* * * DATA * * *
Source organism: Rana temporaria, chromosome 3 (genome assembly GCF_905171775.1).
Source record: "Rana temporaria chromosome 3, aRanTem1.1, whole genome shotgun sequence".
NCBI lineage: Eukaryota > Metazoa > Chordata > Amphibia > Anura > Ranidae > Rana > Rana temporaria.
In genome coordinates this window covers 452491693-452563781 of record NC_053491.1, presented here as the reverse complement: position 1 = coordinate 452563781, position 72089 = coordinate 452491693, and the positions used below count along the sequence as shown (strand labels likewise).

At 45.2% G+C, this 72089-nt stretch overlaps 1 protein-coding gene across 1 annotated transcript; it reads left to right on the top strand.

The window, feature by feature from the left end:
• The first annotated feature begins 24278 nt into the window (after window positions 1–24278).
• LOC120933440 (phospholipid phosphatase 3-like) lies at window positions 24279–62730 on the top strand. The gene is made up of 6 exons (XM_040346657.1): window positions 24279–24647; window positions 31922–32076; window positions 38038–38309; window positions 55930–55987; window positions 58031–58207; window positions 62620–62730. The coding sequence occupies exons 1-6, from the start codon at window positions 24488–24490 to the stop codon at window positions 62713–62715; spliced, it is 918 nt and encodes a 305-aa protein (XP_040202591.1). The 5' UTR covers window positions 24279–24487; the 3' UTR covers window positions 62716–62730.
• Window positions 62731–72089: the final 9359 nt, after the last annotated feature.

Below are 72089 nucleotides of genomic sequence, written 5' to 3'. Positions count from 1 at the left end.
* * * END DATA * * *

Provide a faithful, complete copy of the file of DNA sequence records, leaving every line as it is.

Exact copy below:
Source organism: Rana temporaria, chromosome 3 (genome assembly GCF_905171775.1).
Source record: "Rana temporaria chromosome 3, aRanTem1.1, whole genome shotgun sequence".
NCBI lineage: Eukaryota > Metazoa > Chordata > Amphibia > Anura > Ranidae > Rana > Rana temporaria.
In genome coordinates this window covers 452491693-452563781 of record NC_053491.1, presented here as the reverse complement: position 1 = coordinate 452563781, position 72089 = coordinate 452491693, and the positions used below count along the sequence as shown (strand labels likewise).

At 45.2% G+C, this 72089-nt stretch overlaps 1 protein-coding gene across 1 annotated transcript; it reads left to right on the top strand.

The window, feature by feature from the left end:
• The first annotated feature begins 24278 nt into the window (after window positions 1–24278).
• LOC120933440 (phospholipid phosphatase 3-like) lies at window positions 24279–62730 on the top strand. The gene is made up of 6 exons (XM_040346657.1): window positions 24279–24647; window positions 31922–32076; window positions 38038–38309; window positions 55930–55987; window positions 58031–58207; window positions 62620–62730. The coding sequence occupies exons 1-6, from the start codon at window positions 24488–24490 to the stop codon at window positions 62713–62715; spliced, it is 918 nt and encodes a 305-aa protein (XP_040202591.1). The 5' UTR covers window positions 24279–24487; the 3' UTR covers window positions 62716–62730.
• Window positions 62731–72089: the final 9359 nt, after the last annotated feature.

Below are 72089 nucleotides of genomic sequence, written 5' to 3'. Positions count from 1 at the left end.